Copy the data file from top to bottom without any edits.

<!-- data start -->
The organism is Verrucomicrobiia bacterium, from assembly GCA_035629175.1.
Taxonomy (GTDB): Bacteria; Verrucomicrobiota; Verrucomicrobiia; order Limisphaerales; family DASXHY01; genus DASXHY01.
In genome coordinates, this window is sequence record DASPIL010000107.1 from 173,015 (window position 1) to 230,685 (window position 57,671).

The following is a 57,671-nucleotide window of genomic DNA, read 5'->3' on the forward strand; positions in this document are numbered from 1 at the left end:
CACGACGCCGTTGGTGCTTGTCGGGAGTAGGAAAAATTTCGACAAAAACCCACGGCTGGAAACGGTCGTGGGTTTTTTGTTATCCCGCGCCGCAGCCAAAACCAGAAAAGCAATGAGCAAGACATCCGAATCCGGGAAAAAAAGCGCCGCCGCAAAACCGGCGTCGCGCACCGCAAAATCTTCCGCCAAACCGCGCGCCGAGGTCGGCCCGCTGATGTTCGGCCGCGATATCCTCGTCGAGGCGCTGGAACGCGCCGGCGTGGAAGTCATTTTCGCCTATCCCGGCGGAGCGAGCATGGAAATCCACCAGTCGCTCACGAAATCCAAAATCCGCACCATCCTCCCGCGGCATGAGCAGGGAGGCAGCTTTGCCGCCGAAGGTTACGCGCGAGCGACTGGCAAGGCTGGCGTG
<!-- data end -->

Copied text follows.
The organism is Verrucomicrobiia bacterium, from assembly GCA_035629175.1.
Taxonomy (GTDB): Bacteria; Verrucomicrobiota; Verrucomicrobiia; order Limisphaerales; family DASXHY01; genus DASXHY01.
In genome coordinates, this window is sequence record DASPIL010000107.1 from 173,015 (window position 1) to 230,685 (window position 57,671).

The following is a 57,671-nucleotide window of genomic DNA, read 5'->3' on the forward strand; positions in this document are numbered from 1 at the left end:
CACGACGCCGTTGGTGCTTGTCGGGAGTAGGAAAAATTTCGACAAAAACCCACGGCTGGAAACGGTCGTGGGTTTTTTGTTATCCCGCGCCGCAGCCAAAACCAGAAAAGCAATGAGCAAGACATCCGAATCCGGGAAAAAAAGCGCCGCCGCAAAACCGGCGTCGCGCACCGCAAAATCTTCCGCCAAACCGCGCGCCGAGGTCGGCCCGCTGATGTTCGGCCGCGATATCCTCGTCGAGGCGCTGGAACGCGCCGGCGTGGAAGTCATTTTCGCCTATCCCGGCGGAGCGAGCATGGAAATCCACCAGTCGCTCACGAAATCCAAAATCCGCACCATCCTCCCGCGGCATGAGCAGGGAGGCAGCTTTGCCGCCGAAGGTTACGCGCGAGCGACTGGCAAGGCTGGCGTG